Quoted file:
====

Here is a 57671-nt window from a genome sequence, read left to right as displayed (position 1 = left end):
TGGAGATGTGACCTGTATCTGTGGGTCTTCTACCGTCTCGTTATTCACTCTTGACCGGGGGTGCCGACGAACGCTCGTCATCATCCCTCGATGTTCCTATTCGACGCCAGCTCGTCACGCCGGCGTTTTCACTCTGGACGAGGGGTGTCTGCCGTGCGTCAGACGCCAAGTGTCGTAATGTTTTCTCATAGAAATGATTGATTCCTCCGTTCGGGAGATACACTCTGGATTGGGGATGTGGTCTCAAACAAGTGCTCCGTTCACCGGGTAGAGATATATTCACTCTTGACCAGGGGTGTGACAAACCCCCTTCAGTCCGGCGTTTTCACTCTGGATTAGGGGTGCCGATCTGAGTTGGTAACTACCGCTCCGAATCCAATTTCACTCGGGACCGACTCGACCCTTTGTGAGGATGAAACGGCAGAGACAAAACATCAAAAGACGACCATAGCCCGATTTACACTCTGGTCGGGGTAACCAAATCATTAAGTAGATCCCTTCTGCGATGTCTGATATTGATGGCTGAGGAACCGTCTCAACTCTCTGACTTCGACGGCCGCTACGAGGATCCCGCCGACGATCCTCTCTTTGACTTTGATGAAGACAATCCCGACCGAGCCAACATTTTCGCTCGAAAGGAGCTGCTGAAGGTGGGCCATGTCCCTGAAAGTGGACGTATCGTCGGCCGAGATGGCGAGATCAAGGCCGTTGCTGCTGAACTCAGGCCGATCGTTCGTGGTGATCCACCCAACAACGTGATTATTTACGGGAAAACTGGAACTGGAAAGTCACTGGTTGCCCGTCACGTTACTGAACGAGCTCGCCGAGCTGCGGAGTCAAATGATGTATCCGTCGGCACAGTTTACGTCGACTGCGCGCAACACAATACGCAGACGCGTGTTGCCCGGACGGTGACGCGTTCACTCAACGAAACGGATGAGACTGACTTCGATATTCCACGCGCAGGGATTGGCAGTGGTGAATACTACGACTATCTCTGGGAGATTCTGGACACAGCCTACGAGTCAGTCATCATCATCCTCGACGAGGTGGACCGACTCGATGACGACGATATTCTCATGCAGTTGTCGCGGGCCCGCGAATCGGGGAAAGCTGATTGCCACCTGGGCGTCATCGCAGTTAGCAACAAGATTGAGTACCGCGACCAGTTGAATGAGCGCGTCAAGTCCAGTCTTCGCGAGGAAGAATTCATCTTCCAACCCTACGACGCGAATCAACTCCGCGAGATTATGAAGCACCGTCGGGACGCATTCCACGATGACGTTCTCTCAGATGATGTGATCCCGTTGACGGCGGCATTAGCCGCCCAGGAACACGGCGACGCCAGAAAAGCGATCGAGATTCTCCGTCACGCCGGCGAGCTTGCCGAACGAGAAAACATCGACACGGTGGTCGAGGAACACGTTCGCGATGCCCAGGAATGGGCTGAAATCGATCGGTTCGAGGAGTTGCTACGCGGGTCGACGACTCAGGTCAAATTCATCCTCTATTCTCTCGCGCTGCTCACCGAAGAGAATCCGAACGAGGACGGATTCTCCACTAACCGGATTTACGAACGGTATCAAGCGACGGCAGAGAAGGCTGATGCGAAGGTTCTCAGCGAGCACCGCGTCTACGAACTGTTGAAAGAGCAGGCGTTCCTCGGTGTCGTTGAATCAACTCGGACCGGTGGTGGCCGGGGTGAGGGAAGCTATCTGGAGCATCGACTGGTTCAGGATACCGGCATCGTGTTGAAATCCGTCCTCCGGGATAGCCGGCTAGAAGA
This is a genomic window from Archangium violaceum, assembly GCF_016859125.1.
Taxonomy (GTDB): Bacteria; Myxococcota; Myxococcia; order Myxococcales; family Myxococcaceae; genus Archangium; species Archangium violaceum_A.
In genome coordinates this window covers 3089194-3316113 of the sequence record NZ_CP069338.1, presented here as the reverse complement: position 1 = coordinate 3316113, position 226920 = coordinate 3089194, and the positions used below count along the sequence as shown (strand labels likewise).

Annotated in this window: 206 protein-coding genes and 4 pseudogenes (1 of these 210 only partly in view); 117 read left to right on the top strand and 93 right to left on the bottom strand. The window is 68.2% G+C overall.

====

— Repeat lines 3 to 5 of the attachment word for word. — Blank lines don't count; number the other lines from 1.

This is a genomic window from Archangium violaceum, assembly GCF_016859125.1.
Taxonomy (GTDB): Bacteria; Myxococcota; Myxococcia; order Myxococcales; family Myxococcaceae; genus Archangium; species Archangium violaceum_A.
In genome coordinates this window covers 3089194-3316113 of the sequence record NZ_CP069338.1, presented here as the reverse complement: position 1 = coordinate 3316113, position 226920 = coordinate 3089194, and the positions used below count along the sequence as shown (strand labels likewise).